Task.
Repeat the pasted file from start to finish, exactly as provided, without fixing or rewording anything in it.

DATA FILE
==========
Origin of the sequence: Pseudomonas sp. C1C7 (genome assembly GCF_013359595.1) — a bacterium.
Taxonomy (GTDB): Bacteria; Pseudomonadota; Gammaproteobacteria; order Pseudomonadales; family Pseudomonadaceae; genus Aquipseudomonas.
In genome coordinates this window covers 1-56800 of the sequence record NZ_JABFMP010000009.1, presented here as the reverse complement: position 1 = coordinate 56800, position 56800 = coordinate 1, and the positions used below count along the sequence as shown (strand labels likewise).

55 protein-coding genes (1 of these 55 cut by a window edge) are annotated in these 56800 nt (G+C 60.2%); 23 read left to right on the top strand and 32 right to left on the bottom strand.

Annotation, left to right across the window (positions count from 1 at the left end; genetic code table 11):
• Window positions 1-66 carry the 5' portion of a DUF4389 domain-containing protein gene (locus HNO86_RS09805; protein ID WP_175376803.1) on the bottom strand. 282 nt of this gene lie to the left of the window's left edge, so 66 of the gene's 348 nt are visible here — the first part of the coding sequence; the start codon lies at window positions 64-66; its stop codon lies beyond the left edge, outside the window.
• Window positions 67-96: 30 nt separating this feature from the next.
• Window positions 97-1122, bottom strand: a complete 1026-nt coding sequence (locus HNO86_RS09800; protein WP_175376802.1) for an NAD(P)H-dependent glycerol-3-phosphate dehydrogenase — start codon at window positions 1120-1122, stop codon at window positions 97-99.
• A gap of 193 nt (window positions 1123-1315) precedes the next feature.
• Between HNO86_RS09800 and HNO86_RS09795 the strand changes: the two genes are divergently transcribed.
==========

Origin of the sequence: Pseudomonas sp. C1C7 (genome assembly GCF_013359595.1) — a bacterium.
Taxonomy (GTDB): Bacteria; Pseudomonadota; Gammaproteobacteria; order Pseudomonadales; family Pseudomonadaceae; genus Aquipseudomonas.
In genome coordinates this window covers 1-56800 of the sequence record NZ_JABFMP010000009.1, presented here as the reverse complement: position 1 = coordinate 56800, position 56800 = coordinate 1, and the positions used below count along the sequence as shown (strand labels likewise).

55 protein-coding genes (1 of these 55 cut by a window edge) are annotated in these 56800 nt (G+C 60.2%); 23 read left to right on the top strand and 32 right to left on the bottom strand.

Annotation, left to right across the window (positions count from 1 at the left end; genetic code table 11):
• Window positions 1-66 carry the 5' portion of a DUF4389 domain-containing protein gene (locus HNO86_RS09805; protein ID WP_175376803.1) on the bottom strand. 282 nt of this gene lie to the left of the window's left edge, so 66 of the gene's 348 nt are visible here — the first part of the coding sequence; the start codon lies at window positions 64-66; its stop codon lies beyond the left edge, outside the window.
• Window positions 67-96: 30 nt separating this feature from the next.
• Window positions 97-1122, bottom strand: a complete 1026-nt coding sequence (locus HNO86_RS09800; protein WP_175376802.1) for an NAD(P)H-dependent glycerol-3-phosphate dehydrogenase — start codon at window positions 1120-1122, stop codon at window positions 97-99.
• A gap of 193 nt (window positions 1123-1315) precedes the next feature.
• Between HNO86_RS09800 and HNO86_RS09795 the strand changes: the two genes are divergently transcribed.